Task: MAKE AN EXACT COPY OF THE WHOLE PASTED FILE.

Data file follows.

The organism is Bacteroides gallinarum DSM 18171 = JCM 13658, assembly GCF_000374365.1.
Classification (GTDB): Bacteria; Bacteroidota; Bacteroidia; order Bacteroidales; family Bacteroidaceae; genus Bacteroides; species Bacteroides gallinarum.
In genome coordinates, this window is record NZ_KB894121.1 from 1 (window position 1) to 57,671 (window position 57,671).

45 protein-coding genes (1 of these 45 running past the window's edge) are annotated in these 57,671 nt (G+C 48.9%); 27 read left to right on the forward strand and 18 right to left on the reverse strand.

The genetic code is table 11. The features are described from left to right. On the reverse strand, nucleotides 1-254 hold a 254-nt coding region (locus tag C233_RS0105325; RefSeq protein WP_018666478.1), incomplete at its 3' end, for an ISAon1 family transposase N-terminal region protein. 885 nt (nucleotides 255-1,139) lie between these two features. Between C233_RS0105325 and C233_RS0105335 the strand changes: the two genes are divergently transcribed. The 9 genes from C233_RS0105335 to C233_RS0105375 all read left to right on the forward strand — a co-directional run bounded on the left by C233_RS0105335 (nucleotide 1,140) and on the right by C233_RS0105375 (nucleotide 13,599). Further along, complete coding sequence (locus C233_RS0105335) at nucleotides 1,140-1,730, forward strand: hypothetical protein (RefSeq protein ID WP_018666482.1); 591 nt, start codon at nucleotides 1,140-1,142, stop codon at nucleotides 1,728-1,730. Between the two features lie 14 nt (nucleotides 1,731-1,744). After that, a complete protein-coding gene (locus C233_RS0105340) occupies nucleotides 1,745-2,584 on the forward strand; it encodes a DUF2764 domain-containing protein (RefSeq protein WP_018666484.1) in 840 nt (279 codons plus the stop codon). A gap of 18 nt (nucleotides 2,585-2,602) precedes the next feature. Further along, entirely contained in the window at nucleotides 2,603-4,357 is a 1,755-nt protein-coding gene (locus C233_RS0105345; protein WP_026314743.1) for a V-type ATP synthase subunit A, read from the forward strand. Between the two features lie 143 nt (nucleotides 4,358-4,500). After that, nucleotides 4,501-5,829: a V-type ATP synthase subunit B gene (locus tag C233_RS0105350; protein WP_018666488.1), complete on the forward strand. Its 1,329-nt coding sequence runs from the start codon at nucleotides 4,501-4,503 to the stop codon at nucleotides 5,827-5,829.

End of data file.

The organism is Bacteroides gallinarum DSM 18171 = JCM 13658, assembly GCF_000374365.1.
Classification (GTDB): Bacteria; Bacteroidota; Bacteroidia; order Bacteroidales; family Bacteroidaceae; genus Bacteroides; species Bacteroides gallinarum.
In genome coordinates, this window is record NZ_KB894121.1 from 1 (window position 1) to 57,671 (window position 57,671).

45 protein-coding genes (1 of these 45 running past the window's edge) are annotated in these 57,671 nt (G+C 48.9%); 27 read left to right on the forward strand and 18 right to left on the reverse strand.

The genetic code is table 11. The features are described from left to right. On the reverse strand, nucleotides 1-254 hold a 254-nt coding region (locus tag C233_RS0105325; RefSeq protein WP_018666478.1), incomplete at its 3' end, for an ISAon1 family transposase N-terminal region protein. 885 nt (nucleotides 255-1,139) lie between these two features. Between C233_RS0105325 and C233_RS0105335 the strand changes: the two genes are divergently transcribed. The 9 genes from C233_RS0105335 to C233_RS0105375 all read left to right on the forward strand — a co-directional run bounded on the left by C233_RS0105335 (nucleotide 1,140) and on the right by C233_RS0105375 (nucleotide 13,599). Further along, complete coding sequence (locus C233_RS0105335) at nucleotides 1,140-1,730, forward strand: hypothetical protein (RefSeq protein ID WP_018666482.1); 591 nt, start codon at nucleotides 1,140-1,142, stop codon at nucleotides 1,728-1,730. Between the two features lie 14 nt (nucleotides 1,731-1,744). After that, a complete protein-coding gene (locus C233_RS0105340) occupies nucleotides 1,745-2,584 on the forward strand; it encodes a DUF2764 domain-containing protein (RefSeq protein WP_018666484.1) in 840 nt (279 codons plus the stop codon). A gap of 18 nt (nucleotides 2,585-2,602) precedes the next feature. Further along, entirely contained in the window at nucleotides 2,603-4,357 is a 1,755-nt protein-coding gene (locus C233_RS0105345; protein WP_026314743.1) for a V-type ATP synthase subunit A, read from the forward strand. Between the two features lie 143 nt (nucleotides 4,358-4,500). After that, nucleotides 4,501-5,829: a V-type ATP synthase subunit B gene (locus tag C233_RS0105350; protein WP_018666488.1), complete on the forward strand. Its 1,329-nt coding sequence runs from the start codon at nucleotides 4,501-4,503 to the stop codon at nucleotides 5,827-5,829.